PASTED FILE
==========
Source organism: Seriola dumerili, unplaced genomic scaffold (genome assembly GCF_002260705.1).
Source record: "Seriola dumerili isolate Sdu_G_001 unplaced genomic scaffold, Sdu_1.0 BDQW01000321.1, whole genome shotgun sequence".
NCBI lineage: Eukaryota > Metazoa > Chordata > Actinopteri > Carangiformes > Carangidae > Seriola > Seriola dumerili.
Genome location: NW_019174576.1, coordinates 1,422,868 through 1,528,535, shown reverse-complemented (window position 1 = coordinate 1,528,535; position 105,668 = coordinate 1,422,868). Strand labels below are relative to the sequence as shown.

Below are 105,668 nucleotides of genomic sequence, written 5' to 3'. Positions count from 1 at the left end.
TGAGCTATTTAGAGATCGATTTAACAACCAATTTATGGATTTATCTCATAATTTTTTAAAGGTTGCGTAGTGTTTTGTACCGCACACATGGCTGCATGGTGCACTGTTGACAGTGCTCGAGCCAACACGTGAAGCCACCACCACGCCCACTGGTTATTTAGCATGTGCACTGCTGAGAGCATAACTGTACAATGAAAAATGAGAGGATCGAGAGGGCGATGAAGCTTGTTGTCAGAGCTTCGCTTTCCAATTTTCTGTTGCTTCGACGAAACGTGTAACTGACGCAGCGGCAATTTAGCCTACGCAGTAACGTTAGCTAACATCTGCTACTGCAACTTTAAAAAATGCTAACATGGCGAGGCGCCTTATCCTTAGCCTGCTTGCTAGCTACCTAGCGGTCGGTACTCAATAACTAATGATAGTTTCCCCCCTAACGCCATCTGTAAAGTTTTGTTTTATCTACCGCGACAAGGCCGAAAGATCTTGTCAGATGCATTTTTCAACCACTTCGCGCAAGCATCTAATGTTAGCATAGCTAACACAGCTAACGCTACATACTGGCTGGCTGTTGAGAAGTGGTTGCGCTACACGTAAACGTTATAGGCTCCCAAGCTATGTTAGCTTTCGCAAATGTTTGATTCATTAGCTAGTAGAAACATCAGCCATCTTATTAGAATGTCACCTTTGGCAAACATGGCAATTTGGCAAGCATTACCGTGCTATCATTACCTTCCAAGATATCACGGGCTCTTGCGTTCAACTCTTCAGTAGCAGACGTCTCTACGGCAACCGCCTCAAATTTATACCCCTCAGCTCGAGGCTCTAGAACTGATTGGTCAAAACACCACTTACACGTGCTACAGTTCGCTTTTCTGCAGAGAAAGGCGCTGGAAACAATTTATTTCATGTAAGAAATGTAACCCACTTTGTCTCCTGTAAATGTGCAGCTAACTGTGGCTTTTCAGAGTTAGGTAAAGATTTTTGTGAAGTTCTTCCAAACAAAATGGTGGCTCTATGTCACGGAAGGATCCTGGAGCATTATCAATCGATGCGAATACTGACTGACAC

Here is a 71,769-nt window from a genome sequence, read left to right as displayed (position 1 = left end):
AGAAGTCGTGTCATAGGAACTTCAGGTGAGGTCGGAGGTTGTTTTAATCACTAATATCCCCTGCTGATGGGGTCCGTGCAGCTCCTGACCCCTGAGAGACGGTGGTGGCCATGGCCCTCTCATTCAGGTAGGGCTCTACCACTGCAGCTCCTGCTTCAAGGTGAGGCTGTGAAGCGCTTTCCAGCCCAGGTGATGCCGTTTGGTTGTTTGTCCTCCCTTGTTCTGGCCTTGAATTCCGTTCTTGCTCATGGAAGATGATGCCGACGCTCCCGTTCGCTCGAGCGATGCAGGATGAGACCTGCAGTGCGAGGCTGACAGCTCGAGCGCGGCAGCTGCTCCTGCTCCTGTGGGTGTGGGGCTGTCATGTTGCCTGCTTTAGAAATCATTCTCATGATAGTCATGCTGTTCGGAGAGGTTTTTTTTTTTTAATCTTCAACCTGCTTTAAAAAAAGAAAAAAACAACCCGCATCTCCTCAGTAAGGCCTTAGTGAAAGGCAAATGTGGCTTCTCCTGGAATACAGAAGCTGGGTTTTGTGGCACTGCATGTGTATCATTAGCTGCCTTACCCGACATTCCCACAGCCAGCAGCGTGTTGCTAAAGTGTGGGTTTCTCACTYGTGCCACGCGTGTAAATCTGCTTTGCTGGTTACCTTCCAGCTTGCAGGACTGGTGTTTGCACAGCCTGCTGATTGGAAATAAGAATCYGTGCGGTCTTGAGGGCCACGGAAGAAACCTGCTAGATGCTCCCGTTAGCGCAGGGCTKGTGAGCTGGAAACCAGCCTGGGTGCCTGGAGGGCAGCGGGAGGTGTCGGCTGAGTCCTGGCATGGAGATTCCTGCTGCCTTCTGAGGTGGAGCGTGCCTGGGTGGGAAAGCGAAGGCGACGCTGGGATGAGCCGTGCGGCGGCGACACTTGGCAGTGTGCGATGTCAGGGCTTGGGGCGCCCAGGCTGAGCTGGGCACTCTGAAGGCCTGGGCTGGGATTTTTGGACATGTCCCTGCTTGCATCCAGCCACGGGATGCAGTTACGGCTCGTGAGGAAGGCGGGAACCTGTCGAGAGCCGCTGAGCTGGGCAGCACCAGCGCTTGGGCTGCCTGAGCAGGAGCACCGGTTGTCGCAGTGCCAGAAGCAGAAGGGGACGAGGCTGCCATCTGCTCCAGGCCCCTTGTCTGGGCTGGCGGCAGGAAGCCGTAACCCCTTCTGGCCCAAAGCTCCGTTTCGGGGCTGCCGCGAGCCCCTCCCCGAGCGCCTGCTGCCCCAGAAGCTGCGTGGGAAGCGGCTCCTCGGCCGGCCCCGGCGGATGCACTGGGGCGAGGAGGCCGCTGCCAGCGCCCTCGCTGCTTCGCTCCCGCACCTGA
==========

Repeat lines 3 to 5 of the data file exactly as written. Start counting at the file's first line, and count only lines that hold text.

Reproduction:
NCBI lineage: Eukaryota > Metazoa > Chordata > Actinopteri > Carangiformes > Carangidae > Seriola > Seriola dumerili.
Genome location: NW_019174576.1, coordinates 1,422,868 through 1,528,535, shown reverse-complemented (window position 1 = coordinate 1,528,535; position 105,668 = coordinate 1,422,868). Strand labels below are relative to the sequence as shown.

Below are 105,668 nucleotides of genomic sequence, written 5' to 3'. Positions count from 1 at the left end.